Supporting Neurodiverse Thriving Through Adapted Design Principles
Designing and Building Sensory-Friendly Spaces
By Echo & Graham Steers
At their best, our homes can be sources of rejuvenation, restfulness, and restoration—supportive and enabling places where we can be free to embody ourselves wholly. Achieving this ideal requires designing and constructing spaces that consider the needs of all inhabitants. Thankfully there is a wealth of good information out there on universal design as it relates to bodies that move differently through space, and (though it falls short in many aspects) ADA compliance continues to strive to make the physical world more accessible. As a collective, we have so much work to do to make the world more accessible to neurodistinct folks in our community. Now is the moment for us to seriously consider how people navigate the world mentally and sensorily.
When we have family members who are neurodistinct we have an occasion to be more thoughtful in so many aspects of our lives, including our design choices. We get to care for the details, to pay special attention to certain elements based on the unique needs of our loved ones. Thereby we might create a space that gives them the gift of a much-needed break from the stresses of navigating a frequently alienating, often painful external world largely designed for neurotypicals or allistics. Though outside factors (like budget, material, and time constraints) must be accounted for—and can be frustratingly limiting—we still have an opportunity to be creative in cultivating respite for the whole family.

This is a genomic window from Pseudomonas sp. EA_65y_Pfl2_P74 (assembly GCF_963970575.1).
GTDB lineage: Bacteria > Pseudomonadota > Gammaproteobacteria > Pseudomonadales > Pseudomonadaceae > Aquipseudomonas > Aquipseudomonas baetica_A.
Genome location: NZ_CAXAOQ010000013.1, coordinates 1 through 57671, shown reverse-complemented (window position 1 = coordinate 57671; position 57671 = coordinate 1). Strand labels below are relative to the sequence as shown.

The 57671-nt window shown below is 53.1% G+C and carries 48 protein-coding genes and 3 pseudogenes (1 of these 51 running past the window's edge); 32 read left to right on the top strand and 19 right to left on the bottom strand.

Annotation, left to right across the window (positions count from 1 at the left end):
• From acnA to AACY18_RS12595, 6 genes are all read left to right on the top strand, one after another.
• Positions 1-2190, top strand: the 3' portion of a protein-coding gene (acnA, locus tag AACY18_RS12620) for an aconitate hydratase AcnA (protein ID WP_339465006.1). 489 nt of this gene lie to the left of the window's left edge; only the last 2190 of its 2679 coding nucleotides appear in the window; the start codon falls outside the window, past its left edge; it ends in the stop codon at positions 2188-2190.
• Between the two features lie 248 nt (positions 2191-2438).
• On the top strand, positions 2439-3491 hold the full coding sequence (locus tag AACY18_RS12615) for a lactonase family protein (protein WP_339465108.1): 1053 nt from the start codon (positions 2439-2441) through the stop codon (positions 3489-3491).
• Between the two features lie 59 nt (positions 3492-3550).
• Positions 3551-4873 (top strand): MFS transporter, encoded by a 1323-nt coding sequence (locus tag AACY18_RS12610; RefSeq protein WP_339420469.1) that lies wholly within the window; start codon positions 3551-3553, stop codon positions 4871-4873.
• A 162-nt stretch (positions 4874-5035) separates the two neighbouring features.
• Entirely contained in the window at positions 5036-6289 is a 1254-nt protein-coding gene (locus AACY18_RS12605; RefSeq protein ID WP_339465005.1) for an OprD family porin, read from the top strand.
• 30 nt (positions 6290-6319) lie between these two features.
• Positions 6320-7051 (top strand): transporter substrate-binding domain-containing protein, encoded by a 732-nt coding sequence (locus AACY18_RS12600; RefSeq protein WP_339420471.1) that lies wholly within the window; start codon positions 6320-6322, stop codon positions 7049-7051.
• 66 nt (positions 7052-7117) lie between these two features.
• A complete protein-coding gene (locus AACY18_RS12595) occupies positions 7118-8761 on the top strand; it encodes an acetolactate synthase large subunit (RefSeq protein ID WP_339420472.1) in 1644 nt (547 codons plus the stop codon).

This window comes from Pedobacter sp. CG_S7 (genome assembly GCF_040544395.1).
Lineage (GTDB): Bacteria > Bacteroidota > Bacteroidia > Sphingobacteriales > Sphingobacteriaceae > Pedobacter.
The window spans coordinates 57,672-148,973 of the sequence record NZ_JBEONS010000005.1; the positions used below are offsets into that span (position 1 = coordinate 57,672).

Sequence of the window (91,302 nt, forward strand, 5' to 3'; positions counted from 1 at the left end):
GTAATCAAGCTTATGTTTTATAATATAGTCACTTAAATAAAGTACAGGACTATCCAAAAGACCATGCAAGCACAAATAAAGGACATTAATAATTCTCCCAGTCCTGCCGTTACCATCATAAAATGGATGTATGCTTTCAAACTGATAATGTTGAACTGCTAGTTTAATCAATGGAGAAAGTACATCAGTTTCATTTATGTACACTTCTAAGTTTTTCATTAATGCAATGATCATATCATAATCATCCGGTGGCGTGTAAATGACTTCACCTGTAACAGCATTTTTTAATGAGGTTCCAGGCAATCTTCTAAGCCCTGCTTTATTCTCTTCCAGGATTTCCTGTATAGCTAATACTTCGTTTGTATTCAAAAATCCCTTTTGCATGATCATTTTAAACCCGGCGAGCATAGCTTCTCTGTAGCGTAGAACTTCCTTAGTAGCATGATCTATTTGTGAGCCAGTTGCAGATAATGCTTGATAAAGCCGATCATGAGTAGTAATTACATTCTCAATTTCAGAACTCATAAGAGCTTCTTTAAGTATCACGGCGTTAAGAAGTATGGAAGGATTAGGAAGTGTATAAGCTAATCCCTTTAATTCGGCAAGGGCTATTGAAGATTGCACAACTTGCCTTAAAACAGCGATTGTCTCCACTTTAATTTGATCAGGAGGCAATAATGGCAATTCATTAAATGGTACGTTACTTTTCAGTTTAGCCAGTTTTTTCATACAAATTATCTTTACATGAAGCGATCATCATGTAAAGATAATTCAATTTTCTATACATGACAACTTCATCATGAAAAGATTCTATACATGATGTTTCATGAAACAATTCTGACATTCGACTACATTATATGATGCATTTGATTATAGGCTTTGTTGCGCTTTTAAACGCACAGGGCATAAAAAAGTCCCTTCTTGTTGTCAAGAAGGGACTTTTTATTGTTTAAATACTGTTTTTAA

We can thoughtfully construct a haven. We can lovingly build a sensory retreat.
Whether we are considering Autism Spectrum needs, forms of attention deficit, chronic pain or illness, environmental sensitivities, or any other neurodivergence—one common thread can be a different way of processing sensory data in the environment. Thus, the main design principle at play in designing neurominority-friendly, safe spaces is to reduce and simplify the impact on each of the affected senses. Here are a couple of pointers to consider when designing a neurodistinct-safe space, based on recommendations from the Autistic Self Advocacy Network.
- Ensure all lights are dimmable
- Use diffused, indirect lighting methods such as valances
- No fluorescent lights
- Create clean and simple lines
- Reduce ‘visual noise’ by eliminating clutter; everything has a home
- Lean into earth tones
- Install a white noise (or better a “pink noise”) machine
- Use sound-dampening insulation in interior walls
- Apply acoustic panels to the studs before drywall
- Hang sound-absorbing and dampening materials on interior walls
- Touch the flooring materials being proposed to ensure they are comfortable for all members of the family
- Consider smooth drywall finishes
- Energy Recovery Ventilation/Heat Recovery Ventilation to keep fresh, clean air circulating through the house
- Install HEPA air filters in the space
- Utilize ultraviolet air cleaners
- Use ZeroVOC options when possible to minimize off-gassing odors
- Set people up for success by making signs in your space that inform visitors of expectations, such as, “No perfumes, please” or “Please speak quietly”
- Whenever possible, opt for easily sanitized materials
- When gathering materials, take advantage of the sensory-friendly hours offered by some retailers, wherein lights are dimmed, music is off, and traffic is lower
- Utilize storage for non-essential items, and rotate as needed
- Subdivide the room and space out the seating
Depending on the particular neuroprocessing characteristics of your family, you may want to incorporate one or a mixture of these suggestions. If we are creative in our approach and willing to forgo mindlessly conforming to convention, we have so many great opportunities to make our homes places where we can all truly be comfortable. “By reworking society to make it more flexible and accommodating of difference,” and when we honor the needs of the neurodistinct among us, “we can improve the mental and physical health of all people” (Devon Price Unmasking Autism 233). After all, “[a] world that embraces neurodiversity would, by definition, be a place where all people, cultures, and ways of being receive the same level of dignity, autonomy, and respect” (Ibid 261). And that sounds like a world worth building.